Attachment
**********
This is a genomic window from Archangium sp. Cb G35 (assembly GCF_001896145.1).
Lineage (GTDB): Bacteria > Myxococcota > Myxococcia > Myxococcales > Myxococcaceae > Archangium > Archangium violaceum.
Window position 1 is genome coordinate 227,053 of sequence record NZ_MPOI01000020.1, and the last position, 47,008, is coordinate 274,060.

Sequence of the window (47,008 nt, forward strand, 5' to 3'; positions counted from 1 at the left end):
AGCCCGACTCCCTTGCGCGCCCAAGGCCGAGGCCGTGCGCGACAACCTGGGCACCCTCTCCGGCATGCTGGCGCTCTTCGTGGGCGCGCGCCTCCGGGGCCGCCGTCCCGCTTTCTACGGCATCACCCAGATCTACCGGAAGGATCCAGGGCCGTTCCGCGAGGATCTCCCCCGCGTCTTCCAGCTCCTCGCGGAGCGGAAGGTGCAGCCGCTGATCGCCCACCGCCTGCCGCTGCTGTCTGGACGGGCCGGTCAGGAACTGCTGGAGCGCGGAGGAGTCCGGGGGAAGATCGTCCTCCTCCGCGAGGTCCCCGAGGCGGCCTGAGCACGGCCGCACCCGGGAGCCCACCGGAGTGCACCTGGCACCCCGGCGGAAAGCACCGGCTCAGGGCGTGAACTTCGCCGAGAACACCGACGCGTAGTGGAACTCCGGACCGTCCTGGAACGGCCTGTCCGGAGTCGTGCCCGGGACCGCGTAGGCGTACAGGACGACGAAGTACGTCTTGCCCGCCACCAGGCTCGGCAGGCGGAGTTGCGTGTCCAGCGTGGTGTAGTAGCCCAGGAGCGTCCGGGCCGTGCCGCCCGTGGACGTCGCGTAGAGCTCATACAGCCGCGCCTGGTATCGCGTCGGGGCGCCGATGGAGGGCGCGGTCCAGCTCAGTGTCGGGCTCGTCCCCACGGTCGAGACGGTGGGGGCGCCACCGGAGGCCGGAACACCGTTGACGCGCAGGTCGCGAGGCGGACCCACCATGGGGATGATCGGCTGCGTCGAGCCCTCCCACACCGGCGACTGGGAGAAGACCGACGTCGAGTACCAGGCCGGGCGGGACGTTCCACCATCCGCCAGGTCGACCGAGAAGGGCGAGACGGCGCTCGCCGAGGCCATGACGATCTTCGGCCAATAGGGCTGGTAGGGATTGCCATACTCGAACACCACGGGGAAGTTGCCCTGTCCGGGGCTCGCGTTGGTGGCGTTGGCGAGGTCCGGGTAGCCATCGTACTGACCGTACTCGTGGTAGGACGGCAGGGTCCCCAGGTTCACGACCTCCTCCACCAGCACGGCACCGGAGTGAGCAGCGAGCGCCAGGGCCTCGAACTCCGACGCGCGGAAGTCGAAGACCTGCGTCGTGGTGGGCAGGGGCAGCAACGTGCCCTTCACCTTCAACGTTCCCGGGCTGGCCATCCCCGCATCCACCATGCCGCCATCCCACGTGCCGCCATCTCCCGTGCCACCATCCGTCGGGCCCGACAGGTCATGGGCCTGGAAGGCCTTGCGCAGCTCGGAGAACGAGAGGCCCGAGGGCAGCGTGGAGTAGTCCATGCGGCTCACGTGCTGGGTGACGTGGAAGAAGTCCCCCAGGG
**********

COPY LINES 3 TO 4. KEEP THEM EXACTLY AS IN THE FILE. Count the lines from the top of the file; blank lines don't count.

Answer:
Window position 1 is genome coordinate 227,053 of sequence record NZ_MPOI01000020.1, and the last position, 47,008, is coordinate 274,060.

Sequence of the window (47,008 nt, forward strand, 5' to 3'; positions counted from 1 at the left end):